This is in response to Sun Journal editorials of Jan. 26 and Feb. 1.
Sometimes intent is uncertain; the editorial of Jan. 26 appears to favor a sales tax and cautions against sales tax exemptions, explaining that Maine “. . . is a national leader in exempting goods and services from its sales tax.” It further suggests that reduced state government revenue could be made up by “. . . increasing the sales tax . . .”
The editorial of Feb. 1 advocated increasing taxes on products that contribute to poor health. These would include, among others, Twinkies, cigarettes and booze. The idea behind the increased taxes is to raise additional revenue to fund the increasing costs of health care.
What is uncertain, but easily inferred, is that increasing the costs of these unhealthy products will decrease their use, or at the least make the consumers of those products pay a greater portion of the taxes whose ultimate spending destination is state-provided health care.
It would be reasonable to believe that both those editorials favor additional sales taxes.
I am not opposed to taxes; sometimes even high taxes are necessary. However, I am opposed to wasteful spending, and equally opposed to wasteful and costly tax collection.
It would be difficult to imagine a less efficient tax than the state sales tax. It requires increasing numbers of our citizens to be unpaid tax collectors. It is unbelievably complicated, with numerous and continuing inventive inclusions and an increasing number of exemptions. The sales tax makes necessary the otherwise unnecessary employment of additional state employees to continually interpret, monitor, collect and enforce compliance.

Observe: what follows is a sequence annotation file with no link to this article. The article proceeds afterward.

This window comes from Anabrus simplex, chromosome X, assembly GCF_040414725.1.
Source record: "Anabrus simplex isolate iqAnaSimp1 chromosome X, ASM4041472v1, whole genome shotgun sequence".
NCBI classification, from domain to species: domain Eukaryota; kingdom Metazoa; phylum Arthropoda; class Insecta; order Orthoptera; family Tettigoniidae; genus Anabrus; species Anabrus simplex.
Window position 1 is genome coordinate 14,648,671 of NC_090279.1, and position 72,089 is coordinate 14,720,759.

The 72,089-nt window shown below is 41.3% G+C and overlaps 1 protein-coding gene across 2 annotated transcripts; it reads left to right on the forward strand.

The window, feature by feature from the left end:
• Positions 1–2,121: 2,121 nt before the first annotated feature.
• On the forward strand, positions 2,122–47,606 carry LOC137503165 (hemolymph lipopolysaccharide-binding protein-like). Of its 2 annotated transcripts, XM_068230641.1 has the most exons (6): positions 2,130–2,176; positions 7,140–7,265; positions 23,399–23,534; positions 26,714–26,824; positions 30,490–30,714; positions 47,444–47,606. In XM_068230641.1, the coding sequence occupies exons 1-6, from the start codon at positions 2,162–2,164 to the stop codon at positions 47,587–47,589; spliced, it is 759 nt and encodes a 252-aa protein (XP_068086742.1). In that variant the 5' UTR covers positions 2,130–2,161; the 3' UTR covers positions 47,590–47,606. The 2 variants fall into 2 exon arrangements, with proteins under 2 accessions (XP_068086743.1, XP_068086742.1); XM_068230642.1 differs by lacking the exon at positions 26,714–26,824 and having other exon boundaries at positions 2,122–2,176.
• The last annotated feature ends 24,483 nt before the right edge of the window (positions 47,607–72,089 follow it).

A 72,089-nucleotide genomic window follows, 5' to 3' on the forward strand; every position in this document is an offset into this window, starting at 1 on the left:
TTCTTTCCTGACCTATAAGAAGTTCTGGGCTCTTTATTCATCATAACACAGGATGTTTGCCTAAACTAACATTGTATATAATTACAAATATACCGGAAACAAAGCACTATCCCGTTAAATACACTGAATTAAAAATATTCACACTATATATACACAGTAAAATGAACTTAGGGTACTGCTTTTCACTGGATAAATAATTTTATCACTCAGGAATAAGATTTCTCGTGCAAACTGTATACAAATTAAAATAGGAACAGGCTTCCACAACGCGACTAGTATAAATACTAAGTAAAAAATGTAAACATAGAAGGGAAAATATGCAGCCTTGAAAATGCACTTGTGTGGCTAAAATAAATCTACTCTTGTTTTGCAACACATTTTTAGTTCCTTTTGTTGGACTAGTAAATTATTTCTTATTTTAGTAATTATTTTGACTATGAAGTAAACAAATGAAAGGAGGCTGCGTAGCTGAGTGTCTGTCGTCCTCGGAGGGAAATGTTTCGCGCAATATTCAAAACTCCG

There are already too many taxes. There are taxes on everything from potatoes to blueberries, and there are stealth taxes disguised with other names.
I cannot help but wonder why there are so many, and I am reminded of the quotation by the 18th century French Minister of Finance, Jean Baptiste Colbert: “The art of taxation consists in plucking the goose to obtain the largest amount of feathers with the smallest possible amount of hissing.”
My own intent, just to be clear, is to advocate against the sales tax and suggest instead that the lost revenue be collected from the marvelously efficient (and very visible) state income tax.
Richard Sabine, Lewiston